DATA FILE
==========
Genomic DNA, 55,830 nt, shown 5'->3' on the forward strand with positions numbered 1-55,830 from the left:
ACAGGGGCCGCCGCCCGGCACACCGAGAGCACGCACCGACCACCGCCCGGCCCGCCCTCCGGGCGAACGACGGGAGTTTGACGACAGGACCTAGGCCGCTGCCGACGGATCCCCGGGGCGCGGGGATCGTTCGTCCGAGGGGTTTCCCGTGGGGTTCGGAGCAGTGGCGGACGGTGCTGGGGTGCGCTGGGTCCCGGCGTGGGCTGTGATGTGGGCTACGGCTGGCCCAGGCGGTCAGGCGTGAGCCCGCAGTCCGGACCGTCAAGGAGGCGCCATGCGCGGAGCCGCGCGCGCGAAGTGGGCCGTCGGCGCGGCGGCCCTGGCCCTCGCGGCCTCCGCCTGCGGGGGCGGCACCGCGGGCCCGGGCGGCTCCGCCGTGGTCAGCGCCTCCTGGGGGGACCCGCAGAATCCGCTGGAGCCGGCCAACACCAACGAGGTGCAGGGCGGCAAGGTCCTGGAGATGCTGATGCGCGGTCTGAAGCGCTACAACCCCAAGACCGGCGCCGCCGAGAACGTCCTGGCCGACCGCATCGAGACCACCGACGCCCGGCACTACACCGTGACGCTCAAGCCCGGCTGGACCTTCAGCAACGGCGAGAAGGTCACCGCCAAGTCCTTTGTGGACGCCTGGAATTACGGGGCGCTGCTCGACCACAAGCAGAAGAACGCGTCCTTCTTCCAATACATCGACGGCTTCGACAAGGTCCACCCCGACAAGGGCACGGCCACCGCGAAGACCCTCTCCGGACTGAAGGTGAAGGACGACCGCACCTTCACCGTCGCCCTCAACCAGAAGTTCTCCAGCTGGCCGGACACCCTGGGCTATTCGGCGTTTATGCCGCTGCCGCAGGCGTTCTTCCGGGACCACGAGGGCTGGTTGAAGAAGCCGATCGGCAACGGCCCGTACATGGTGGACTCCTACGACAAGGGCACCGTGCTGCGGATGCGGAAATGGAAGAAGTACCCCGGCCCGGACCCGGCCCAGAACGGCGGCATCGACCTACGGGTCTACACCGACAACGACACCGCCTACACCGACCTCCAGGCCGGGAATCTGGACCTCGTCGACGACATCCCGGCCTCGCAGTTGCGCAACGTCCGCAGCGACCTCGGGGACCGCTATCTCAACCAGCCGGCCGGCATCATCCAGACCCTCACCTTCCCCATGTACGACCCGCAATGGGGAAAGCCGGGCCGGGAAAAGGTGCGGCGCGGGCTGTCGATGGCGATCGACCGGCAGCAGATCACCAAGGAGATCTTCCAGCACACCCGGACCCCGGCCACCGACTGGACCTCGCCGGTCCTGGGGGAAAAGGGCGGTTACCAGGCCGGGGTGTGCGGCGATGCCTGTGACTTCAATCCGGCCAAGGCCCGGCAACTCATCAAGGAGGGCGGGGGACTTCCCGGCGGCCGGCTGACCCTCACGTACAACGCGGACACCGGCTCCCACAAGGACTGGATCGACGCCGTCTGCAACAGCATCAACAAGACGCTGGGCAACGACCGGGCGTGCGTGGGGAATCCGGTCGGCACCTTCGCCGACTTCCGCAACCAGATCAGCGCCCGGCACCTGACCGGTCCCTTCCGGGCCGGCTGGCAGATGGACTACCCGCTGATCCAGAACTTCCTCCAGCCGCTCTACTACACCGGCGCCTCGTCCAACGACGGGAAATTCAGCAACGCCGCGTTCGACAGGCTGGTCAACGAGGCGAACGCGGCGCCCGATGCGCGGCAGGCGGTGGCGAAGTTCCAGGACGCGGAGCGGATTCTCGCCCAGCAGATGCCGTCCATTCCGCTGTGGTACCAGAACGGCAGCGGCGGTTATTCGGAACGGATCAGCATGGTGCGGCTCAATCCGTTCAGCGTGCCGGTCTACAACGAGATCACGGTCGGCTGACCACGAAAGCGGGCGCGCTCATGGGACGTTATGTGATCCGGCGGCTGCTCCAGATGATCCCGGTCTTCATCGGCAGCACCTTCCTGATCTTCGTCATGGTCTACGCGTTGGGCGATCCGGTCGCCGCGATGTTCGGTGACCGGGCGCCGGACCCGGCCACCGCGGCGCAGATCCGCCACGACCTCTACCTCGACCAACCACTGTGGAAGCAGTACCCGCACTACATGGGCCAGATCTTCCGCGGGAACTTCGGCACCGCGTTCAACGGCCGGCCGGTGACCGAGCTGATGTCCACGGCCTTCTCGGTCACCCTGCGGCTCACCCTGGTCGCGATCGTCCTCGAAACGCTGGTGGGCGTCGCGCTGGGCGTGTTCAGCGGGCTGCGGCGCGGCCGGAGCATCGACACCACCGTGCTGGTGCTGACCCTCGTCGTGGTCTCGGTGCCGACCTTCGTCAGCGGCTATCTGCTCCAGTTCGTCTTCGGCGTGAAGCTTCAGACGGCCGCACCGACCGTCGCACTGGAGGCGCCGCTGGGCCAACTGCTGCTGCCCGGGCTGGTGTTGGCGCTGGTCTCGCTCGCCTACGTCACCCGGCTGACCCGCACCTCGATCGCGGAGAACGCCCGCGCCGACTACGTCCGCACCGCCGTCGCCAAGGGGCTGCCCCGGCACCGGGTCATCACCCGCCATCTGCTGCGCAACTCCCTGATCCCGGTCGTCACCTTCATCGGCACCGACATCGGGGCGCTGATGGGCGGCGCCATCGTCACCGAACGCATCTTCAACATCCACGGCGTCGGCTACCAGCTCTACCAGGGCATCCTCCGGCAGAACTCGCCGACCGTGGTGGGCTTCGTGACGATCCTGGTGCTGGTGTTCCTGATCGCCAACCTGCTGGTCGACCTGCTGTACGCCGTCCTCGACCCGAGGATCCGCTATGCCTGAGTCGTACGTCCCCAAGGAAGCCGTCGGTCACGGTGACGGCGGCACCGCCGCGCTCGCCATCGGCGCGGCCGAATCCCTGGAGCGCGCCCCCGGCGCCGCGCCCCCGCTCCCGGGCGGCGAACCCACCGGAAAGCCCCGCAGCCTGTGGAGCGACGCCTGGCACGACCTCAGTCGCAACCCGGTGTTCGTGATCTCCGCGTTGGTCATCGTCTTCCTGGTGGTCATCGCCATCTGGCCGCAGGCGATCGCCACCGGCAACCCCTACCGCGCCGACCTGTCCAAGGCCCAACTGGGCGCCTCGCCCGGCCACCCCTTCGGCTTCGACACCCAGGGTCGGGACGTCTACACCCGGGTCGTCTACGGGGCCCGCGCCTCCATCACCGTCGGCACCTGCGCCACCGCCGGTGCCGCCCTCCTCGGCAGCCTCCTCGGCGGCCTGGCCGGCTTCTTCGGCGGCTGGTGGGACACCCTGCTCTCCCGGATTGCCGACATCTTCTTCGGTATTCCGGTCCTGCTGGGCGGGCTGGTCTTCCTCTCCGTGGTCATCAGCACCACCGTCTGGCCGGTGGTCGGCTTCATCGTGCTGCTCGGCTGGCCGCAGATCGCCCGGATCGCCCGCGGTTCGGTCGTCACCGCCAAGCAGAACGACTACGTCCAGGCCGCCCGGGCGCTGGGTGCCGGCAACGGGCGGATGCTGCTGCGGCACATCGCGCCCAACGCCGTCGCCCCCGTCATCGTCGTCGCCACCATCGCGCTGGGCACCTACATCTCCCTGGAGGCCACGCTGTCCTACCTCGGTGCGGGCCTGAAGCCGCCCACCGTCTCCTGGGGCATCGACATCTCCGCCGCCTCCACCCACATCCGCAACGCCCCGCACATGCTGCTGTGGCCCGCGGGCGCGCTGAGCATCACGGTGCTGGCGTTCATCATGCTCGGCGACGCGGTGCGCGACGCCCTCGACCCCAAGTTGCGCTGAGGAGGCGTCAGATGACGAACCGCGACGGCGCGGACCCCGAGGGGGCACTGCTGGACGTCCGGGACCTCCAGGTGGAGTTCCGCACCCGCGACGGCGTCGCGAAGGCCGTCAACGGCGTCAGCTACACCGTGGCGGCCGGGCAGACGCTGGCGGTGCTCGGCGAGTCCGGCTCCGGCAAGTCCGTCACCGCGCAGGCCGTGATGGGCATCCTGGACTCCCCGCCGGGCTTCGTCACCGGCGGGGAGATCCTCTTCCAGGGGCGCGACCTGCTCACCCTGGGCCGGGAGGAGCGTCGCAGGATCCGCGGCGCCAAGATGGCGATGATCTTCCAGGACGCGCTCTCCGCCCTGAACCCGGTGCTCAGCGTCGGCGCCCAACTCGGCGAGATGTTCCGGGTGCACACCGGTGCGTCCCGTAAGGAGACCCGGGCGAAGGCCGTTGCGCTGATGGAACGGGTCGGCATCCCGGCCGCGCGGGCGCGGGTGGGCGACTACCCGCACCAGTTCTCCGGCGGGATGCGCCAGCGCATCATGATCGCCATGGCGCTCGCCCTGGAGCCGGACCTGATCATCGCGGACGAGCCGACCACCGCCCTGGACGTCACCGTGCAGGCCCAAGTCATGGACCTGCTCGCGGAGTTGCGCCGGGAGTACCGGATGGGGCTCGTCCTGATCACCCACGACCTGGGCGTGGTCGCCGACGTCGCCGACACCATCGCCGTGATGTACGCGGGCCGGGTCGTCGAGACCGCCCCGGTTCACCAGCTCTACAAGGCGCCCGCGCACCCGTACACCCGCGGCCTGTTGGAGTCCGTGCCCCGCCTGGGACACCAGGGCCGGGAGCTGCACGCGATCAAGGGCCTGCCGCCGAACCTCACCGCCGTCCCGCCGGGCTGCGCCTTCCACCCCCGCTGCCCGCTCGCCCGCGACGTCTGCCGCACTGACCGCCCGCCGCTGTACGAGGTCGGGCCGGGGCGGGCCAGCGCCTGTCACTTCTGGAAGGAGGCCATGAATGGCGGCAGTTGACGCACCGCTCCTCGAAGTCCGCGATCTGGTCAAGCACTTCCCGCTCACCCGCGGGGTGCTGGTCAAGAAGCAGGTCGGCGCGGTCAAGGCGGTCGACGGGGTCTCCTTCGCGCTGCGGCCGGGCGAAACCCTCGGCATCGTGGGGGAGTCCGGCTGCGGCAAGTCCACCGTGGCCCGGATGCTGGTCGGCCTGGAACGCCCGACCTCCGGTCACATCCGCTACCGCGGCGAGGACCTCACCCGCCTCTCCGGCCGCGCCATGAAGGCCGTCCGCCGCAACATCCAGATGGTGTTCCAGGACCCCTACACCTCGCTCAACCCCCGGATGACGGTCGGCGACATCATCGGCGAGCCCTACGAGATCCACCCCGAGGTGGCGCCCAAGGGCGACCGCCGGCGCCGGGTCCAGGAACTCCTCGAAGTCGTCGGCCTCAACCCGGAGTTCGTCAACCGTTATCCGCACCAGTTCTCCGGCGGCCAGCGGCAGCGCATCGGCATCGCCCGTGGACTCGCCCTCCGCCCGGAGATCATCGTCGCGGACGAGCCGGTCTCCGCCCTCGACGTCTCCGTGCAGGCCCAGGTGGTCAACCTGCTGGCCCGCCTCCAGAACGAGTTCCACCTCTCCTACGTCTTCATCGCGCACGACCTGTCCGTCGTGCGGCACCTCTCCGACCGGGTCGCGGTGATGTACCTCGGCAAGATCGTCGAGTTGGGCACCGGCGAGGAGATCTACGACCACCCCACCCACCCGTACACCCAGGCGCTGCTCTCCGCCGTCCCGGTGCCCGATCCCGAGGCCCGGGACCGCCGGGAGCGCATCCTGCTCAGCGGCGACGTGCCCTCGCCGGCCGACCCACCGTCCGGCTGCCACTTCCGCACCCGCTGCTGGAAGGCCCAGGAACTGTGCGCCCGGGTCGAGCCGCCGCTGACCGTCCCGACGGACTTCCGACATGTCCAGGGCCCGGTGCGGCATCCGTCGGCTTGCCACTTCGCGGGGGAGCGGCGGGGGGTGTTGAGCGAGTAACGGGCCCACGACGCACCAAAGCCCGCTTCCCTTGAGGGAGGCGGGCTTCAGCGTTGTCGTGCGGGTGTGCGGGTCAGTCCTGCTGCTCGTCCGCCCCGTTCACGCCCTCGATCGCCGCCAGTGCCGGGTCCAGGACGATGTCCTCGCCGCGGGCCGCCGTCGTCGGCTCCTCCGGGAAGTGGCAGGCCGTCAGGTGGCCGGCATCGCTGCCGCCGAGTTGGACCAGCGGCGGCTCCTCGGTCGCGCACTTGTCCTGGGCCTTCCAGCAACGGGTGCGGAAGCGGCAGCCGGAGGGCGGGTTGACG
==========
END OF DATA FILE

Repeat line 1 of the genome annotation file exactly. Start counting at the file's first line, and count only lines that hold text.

Genomic DNA, 55,830 nt, shown 5'->3' on the forward strand with positions numbered 1-55,830 from the left: